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Running waterline into a barn



 
 
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  #31  
Old 25-12-2016, 01:40 AM posted to rec.gardens
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Posts: 732
Default Running waterline into a barn

On 12/19/2016 3:32 AM, wrote:
I have a yard hydrant about 40 ft away from a barn. Every winter its the
same fight with garden hoses freezing up. I need to fill a water tank in
the barn for a few horses about every 2 days.

This hydrant is uphill from the barn, and there is a pole right near
that hydrant. My thought is to run a piece of stainless steel cable from
that pole to the barn. Then attach the hose to the cable with wire-ties.

The hose then runs into the barn, and to the stock tank. It will slope
downhill all the way, so as soon as the tank is filled, I will remove
the female hose end from the hydrant and the water inside the hose will
drain into the tank, so the hose can not freeze.

However, I must make sure there are no sags in the hose, where water
will collect and freeze.

The other problem I see, is that where the hose enters the barn wall,
rain water will run down the outside of the hose and into the barn. I
cant put a drip loop in the hose, because that spot would freeze in
winter. I'm thinking I'll have to put some silicone caulk where it
enters the wall.

Anyhow, I thought I'd ask if anyone on here has tried something like
this? I am also thinking of using some other material, instead of a
hose. I'm aware that a hose exposed to sunlight wont last real long, so
I could also use that black polyurathane pipe that's made for
underground use, or some of that PEX pipe. That Poly pipe is kind of
stiff, so I dont know if I could get all the sags out of it. And being
black, how well will that pipe hold up in sunlight?

So, what about that PEX pipe? How does that hold up in sunlight? I've
never used it, but have felt it in stores, and it seems rather stiff
also. I know it needs a special tool to attach fittings, and I will need
to attach a fitting on the one end by the hydrant, so I can run a short
hose from that pipe to the hydrant. I'm not too worried about needing
that tool, because I can get the hardware store to clamp that fitting
for a buck, before I hang the pipe.

Anyhow, what would be the best material to use? Poly pipe, PEX pipe, or
just a garden hose?

I'd use black poly pipe. It's stiffer than a hose so will sag a bit
less. It you tie it every foot or three to the support cable so it has a
continuous slope down towards the barn, it should not sag. It will heat
in the sun, which could occasionally thaw any water that does freeze in it.

Near the barn, a rope or wire tied around the pipe and hanging down
should drip most rainwater there.

You can do this with NO upward slope between the faucet and the barn?
Otherwise, you will need a drain valve at the low point of that section.
There is a drain valve in the hydrant, but unless the water path out of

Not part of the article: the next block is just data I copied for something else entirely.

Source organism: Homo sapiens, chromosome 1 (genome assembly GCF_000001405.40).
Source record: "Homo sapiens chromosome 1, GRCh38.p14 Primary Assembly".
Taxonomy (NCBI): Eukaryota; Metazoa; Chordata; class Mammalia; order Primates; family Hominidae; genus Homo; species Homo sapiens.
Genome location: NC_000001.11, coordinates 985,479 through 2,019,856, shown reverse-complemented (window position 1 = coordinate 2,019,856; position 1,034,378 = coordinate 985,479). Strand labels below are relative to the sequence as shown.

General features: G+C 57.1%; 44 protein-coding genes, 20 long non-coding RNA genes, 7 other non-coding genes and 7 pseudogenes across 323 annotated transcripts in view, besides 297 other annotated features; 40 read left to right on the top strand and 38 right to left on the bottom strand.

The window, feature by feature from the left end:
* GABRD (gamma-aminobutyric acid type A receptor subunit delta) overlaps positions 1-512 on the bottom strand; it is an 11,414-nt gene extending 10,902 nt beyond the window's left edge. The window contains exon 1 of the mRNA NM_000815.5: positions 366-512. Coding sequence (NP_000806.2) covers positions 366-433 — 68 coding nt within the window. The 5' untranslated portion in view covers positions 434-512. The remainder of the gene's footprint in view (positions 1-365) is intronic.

it is continuously upward, it would not do the job.


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  #32  
Old 25-12-2016, 06:15 PM posted to rec.gardens
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Posts: 17
Default Running waterline into a barn

On 12/23/2016 4:38 PM, Amos Nomore wrote:
On 2016-12-23 16:03:09 +0000, woger teh wiseman said:

On 12/20/2016 7:29 PM, Brooklyn1 wrote:
Shove a heater up your big black lying ass, COOMBS!
Coombs is a black name, a FAGGOT BLACK name.


You seem angry.


He seems happiest when he's on an infantile racist rant.

It's ironic that the little old feller's wife is black.
  #33  
Old 16-01-2017, 04:07 PM posted to rec.gardens
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Posts: 2
Default Running waterline into a barn

On 12/23/2016 4:42 PM, Amos Nomore wrote:
On 2016-12-22 19:43:38 +0000, Brooklyn1 said:

Dan Espen wrote:
hubops writes:

So, what about that PEX pipe? How does that hold up in sunlight?

Normal PEX is not UV resistant.
There exists specialty PEX that, apparently, is
http://www.seymour-ind.ca/displayProduct48.php
Why not just use an old garden hose ?
John T.

Why not use a garden hose???
Well, the last hose I bought had a warning on it not to drink
from it. It said the hose leaches toxic agents into
the water.
Normally I discount these kinds of warnings as some company
trying to avoid a lawsuit but Google seems to confirm.


Garden type water hose is color coded to indicate potability,
typically white or blue but each manufactures has their own coding
(check their web site). I'd not use non potable water hoses for live
stock, and as hose ages more and more toxins leach out.

Perhaps real underground water pipe is the best answer.


That's what I'd use, irrigation tubing is very inexpensive and it's
non toxic. Just this


Bok bok bok bok bok bok bok ... just stfu and post the stupid pretty
pictures already.

LOL!
 




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